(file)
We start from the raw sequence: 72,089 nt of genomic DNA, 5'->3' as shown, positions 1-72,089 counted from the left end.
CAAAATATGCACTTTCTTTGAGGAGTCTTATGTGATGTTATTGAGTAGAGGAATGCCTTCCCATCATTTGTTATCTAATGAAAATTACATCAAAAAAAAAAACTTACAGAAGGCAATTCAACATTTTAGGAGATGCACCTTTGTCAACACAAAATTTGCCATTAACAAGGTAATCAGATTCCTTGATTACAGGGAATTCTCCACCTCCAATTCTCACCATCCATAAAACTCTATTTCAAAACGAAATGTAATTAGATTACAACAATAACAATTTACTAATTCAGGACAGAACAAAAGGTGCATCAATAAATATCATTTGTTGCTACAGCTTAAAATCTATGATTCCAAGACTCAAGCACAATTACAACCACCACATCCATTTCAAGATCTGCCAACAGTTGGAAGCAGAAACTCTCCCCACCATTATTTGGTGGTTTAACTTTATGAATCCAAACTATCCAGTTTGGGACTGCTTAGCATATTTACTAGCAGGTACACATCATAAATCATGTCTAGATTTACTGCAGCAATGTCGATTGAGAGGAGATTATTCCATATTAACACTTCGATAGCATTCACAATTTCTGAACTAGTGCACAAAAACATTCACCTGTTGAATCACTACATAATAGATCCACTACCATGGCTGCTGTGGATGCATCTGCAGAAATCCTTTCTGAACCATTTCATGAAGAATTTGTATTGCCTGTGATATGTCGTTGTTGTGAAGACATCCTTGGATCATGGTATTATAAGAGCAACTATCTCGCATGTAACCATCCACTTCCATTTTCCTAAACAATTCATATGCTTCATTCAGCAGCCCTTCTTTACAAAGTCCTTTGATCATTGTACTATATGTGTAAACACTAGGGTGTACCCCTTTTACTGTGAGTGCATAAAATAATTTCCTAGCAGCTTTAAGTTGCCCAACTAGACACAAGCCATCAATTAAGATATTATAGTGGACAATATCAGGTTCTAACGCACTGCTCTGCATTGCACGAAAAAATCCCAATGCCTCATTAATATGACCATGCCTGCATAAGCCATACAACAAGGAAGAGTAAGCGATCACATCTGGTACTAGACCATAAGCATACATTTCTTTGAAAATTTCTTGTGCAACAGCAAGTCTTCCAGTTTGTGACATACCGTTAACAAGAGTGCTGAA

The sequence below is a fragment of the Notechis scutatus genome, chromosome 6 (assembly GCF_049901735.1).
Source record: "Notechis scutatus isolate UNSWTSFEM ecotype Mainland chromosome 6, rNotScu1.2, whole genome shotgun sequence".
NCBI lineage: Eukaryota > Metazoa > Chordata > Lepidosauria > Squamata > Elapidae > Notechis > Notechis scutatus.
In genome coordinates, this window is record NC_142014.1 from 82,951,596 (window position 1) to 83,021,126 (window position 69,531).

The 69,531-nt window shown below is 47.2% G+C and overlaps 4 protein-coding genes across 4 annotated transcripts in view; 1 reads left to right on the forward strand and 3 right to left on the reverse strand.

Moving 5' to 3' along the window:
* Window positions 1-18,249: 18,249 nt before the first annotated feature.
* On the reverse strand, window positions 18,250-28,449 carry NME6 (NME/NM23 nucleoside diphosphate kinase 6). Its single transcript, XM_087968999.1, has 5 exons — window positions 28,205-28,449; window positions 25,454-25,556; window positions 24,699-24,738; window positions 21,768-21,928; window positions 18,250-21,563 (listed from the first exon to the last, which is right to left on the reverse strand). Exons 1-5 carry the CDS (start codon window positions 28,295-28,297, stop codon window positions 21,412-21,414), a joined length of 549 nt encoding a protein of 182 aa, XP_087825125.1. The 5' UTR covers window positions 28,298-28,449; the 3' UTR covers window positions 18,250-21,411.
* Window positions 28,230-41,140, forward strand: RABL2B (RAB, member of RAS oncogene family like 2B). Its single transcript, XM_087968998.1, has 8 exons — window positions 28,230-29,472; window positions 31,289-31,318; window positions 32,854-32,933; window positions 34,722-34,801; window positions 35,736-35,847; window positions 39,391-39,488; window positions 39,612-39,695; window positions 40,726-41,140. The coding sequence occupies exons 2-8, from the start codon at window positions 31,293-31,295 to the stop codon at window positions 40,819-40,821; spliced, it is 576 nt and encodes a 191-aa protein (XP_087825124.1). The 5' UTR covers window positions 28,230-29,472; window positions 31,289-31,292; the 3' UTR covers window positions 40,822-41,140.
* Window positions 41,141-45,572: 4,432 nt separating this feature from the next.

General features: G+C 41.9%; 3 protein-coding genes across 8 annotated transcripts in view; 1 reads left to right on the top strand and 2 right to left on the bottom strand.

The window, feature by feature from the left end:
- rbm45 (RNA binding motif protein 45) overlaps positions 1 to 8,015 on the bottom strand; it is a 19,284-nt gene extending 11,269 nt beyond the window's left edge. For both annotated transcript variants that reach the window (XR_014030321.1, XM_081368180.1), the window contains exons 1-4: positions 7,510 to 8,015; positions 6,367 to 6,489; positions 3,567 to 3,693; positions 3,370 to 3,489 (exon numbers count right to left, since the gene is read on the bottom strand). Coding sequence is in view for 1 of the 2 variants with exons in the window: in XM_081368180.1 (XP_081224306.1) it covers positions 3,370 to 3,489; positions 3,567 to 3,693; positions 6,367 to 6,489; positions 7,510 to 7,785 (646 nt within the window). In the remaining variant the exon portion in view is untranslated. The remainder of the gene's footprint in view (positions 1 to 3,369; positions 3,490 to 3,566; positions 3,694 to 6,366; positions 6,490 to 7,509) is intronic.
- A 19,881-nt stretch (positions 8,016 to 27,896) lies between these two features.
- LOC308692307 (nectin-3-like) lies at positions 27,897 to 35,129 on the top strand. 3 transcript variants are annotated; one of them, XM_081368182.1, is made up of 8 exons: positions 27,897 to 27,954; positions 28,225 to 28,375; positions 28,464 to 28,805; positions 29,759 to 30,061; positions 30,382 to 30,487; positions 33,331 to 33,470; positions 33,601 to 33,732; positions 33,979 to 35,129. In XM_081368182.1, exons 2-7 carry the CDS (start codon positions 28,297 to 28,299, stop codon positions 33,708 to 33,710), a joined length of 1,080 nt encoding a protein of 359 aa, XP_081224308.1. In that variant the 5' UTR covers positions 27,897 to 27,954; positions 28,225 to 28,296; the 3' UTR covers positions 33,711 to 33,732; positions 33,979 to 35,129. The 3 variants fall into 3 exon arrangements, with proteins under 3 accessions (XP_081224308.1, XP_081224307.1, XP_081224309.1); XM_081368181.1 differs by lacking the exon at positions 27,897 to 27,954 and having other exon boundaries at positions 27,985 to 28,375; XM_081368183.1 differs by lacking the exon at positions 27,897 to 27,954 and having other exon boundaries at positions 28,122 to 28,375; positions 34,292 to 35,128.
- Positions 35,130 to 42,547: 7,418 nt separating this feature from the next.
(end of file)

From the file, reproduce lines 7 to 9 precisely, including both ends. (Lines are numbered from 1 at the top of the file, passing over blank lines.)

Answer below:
The 69,531-nt window shown below is 47.2% G+C and overlaps 4 protein-coding genes across 4 annotated transcripts in view; 1 reads left to right on the forward strand and 3 right to left on the reverse strand.

Moving 5' to 3' along the window:
* Window positions 1-18,249: 18,249 nt before the first annotated feature.